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Autoimmune disorders

Case report: link between RYGB and rare disease

Rare disease, thought to be an autoimmune disorder, linked to weight loss affecting immune system
Paper acknowledges link could be "completely coincidental"
The patient's lymph node biopsy (above) showed symptoms of Kikuchi-Fujimoto disease

A report of a male patient developing Kikuchi-Fujimoto disease after Roux-en-Y gastric bypass has led researchers to suggest a potential link between bariatric surgery and the rare condition.

The case report, published in the Journal of Medical Case Reports by Juan Garcia-Arnes, Hospital Regional Universitario Carlos Haya, Spain, and colleagues, acknowledged that the link between the disease and the patient’s operation could be “entirely coincidental”, but speculated that the immune dysfunction associated with dramatic weight loss could have played an etiologic role in the development of the condition.

Kikuchi-Fujimoto disease, or histiocytic necrotising lymphadenitis, is characterised by a painful swelling of the cervical lymph nodes, low-grade fever and malaise.

Its pathogenesis is unknown, but the authors note that immune factors appear to be important, and it is suspected to be an autoimmune condition.

The disease develops in young adults, and affects women more often than men. The condition is relatively benign, and normally resolves itself within a few months.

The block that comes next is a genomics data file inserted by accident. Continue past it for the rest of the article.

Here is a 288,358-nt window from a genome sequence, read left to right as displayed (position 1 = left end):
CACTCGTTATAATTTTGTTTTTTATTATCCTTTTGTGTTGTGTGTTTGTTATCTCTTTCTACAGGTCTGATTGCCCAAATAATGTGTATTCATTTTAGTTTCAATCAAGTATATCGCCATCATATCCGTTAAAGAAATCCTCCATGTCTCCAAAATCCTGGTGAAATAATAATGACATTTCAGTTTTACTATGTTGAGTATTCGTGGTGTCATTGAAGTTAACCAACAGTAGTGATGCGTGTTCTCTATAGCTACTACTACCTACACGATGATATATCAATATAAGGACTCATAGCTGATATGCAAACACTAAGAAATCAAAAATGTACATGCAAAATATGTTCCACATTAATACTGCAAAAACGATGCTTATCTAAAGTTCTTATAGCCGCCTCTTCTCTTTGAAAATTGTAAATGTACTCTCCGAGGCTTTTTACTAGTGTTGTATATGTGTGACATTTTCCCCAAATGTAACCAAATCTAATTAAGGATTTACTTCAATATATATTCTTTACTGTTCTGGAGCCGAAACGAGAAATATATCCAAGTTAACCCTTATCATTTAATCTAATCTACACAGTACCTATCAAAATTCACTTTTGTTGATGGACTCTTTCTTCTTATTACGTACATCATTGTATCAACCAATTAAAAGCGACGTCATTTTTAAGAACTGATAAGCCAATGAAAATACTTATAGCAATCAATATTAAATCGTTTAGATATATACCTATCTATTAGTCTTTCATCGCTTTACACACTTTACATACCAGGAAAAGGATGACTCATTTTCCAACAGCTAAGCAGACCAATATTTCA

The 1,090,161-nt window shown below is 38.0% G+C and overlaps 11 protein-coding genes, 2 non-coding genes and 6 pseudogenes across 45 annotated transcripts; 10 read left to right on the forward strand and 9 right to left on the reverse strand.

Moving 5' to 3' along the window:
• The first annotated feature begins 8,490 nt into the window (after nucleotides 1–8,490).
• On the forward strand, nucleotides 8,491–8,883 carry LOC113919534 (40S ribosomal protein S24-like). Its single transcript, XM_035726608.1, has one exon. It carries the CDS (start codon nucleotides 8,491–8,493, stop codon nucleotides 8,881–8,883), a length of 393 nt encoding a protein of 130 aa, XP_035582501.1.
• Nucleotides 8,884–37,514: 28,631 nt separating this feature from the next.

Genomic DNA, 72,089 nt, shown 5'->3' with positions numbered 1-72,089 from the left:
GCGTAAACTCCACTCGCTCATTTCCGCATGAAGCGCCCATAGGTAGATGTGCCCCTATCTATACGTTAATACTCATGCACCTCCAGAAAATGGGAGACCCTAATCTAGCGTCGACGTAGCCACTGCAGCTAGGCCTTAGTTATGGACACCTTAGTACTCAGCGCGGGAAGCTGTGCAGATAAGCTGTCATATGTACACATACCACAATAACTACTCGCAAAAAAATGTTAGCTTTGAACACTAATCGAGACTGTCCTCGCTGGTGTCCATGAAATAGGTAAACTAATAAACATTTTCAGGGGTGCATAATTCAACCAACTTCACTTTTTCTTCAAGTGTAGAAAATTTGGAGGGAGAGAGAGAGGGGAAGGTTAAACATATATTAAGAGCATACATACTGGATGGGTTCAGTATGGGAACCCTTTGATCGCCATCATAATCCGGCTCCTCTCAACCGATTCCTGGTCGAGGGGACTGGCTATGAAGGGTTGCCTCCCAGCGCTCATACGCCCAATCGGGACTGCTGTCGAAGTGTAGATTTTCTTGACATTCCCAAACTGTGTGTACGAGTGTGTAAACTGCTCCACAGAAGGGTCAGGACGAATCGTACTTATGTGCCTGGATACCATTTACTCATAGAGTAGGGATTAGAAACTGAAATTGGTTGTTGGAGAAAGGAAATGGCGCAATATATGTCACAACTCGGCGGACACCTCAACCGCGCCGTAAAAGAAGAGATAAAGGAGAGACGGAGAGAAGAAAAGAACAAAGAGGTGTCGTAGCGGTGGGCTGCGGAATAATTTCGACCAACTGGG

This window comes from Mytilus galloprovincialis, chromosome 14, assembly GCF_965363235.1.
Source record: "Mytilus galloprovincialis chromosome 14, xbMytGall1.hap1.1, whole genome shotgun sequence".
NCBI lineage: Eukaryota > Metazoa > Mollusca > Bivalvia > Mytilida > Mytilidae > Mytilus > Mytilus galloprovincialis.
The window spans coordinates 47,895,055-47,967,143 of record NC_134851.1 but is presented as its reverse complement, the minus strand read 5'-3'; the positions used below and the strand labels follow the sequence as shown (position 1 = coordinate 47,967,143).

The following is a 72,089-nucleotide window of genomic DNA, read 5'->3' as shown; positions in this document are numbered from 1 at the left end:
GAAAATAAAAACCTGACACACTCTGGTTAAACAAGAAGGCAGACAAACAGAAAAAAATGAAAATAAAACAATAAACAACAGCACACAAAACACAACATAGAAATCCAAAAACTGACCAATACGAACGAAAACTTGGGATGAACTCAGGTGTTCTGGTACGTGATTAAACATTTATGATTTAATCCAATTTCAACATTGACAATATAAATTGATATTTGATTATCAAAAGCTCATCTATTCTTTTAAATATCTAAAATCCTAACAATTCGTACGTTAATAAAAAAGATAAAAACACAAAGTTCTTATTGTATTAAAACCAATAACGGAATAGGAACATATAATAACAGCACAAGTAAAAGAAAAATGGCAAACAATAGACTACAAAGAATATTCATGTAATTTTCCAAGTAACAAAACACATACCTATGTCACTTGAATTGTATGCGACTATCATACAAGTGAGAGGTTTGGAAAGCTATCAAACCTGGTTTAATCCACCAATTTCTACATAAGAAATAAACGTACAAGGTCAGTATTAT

The report describes what the authors believe to be the first case of Kikuchi-Fujimoto disease after bariatric surgery, discussing a 45-year-old Caucasian man who presented with a three-week history of a tender left axillary lump, as well as a low-grade fever.

The patient had undergone Roux-en-Y gastric bypass two years earlier, and had lost 112kg since, dropping from a BMI of 64.6 to 28.

Hypothesising about potential links between gastric bypass and Kikuchi-Fujimoto disease, the authors say that starvation can suppress the immune function, and note that some studies suggest that Roux-en-Y gastric bypass can modulate the immune system.

While the paper concludes that the association between the operation and the disease may be coincidental, the authors say they cannot rule out a hyperimmune response to dramatic weight loss leading to the development of the condition in predisposed patients.

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